Parents with the Los Angeles Unified School District (LAUSD) held a “Zoom blackout” on Monday in a bid to pressure the district to reopen schools for in-person learning amid the CCP virus pandemic.
A flyer promoting the blackout effort was released on social media last week, and encouraged parents not to sign into their Zoom classes beginning Feb. 22, and to continue “for as many days as it takes.”
It suggested parents instead bring their children to walk as part of a larger protest outside the federal building on Wilshire Blvd.
“Enough is enough! We can no longer sit by and wait for UTLA to come up with more excuses to keep our schools closed,” the flyer said.
Elsewhere in the county, some schools are reopening for teaching students up to the sixth grade. Separately, beginning next week, other schools will reopen for some services for a small number of students with special needs.
Supt. Austin Beutner has previously mentioned a reopening date of “no later than April 9,” given that the county has adequate access to COVID-19 vaccines.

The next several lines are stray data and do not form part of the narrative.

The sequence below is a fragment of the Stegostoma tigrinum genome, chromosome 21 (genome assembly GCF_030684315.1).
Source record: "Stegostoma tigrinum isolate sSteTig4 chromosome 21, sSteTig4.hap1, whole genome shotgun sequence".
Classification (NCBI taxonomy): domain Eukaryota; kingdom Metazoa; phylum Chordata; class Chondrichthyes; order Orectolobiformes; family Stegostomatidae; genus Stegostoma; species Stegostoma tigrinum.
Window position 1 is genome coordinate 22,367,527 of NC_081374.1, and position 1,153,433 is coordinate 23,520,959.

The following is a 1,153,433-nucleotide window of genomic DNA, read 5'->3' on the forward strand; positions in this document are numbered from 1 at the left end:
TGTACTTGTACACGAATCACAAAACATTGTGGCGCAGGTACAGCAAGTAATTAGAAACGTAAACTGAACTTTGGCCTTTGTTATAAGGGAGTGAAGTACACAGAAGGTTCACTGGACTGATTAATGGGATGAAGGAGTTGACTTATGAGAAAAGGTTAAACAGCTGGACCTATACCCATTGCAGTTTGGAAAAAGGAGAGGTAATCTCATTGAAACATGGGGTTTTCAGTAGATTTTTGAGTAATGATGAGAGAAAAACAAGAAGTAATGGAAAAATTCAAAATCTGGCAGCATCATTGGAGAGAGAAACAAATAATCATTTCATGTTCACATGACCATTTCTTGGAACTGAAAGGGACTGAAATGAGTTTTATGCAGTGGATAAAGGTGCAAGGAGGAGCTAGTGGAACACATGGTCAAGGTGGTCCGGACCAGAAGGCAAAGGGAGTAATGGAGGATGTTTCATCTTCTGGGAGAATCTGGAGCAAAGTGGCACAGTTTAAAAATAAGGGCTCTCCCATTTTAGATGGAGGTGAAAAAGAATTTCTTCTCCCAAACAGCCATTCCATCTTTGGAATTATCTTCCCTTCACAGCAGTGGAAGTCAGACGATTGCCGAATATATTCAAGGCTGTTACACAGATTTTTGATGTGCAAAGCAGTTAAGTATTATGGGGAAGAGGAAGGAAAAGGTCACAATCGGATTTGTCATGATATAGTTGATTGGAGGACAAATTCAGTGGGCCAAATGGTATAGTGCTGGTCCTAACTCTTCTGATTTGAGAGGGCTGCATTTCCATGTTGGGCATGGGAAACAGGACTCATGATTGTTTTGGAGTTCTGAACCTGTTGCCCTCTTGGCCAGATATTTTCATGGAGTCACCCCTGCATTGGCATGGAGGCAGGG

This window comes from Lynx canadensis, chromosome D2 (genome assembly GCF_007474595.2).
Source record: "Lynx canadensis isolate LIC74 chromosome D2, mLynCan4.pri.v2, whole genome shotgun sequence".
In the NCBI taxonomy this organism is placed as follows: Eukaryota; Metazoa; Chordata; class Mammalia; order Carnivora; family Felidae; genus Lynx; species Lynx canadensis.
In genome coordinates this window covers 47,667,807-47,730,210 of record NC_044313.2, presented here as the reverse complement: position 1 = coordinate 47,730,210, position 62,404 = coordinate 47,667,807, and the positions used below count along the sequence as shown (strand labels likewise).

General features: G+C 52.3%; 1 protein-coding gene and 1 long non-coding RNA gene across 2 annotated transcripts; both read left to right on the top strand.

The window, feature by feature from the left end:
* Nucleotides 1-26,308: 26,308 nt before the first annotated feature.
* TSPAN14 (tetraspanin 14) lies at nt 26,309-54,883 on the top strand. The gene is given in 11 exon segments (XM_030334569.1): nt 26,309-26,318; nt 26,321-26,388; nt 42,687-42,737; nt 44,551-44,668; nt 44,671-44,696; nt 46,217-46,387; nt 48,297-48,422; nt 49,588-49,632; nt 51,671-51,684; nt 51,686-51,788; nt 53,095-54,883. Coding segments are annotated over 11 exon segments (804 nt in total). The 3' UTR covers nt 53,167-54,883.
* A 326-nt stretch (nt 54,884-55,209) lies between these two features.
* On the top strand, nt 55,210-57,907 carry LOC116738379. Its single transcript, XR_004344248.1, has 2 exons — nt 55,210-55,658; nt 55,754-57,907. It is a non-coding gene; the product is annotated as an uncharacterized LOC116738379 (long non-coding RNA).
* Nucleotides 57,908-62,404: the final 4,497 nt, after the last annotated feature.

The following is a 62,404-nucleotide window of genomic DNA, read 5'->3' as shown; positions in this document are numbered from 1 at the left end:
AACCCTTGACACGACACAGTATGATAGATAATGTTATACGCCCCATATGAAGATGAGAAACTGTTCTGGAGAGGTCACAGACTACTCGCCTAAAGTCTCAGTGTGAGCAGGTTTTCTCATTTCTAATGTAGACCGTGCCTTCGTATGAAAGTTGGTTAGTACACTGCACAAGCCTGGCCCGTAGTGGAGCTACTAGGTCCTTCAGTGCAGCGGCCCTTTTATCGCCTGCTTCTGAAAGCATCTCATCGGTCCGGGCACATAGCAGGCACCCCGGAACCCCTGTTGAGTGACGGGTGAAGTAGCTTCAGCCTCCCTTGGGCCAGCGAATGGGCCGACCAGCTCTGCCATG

“In anticipation of a more complete reopening of schools in April, we will begin next week to offer child care, one-on-one and small group instruction, services for students with special needs, and a return to athletic conditioning,” Beutner announced on Monday.
Rojas said that parents are growing increasingly frustrated because they “don’t have a seat at the table” when it comes to the negotiations between LAUSD and United Teachers Los Angeles.
“[W]e’ve been trying the standard calling and voicemails and emails but it’s not working,“ she added. ”And so I’m part of a group of just parents who are just really frustrated.”
“My daughter did Zoom for a week,” Rojas said. “And after 20 minutes every day, she’d start crying.”
One LAUSD student told FOX 11 that it has been hard to stay focused and motivated taking classes on Zoom every day.
There have been nearly 50,000 recorded COVID-19 deaths in California and more than 3.5 million total cases.
Research both inside and outside the United States shows “little evidence that schools have contributed meaningfully to increased community transmission,” they said.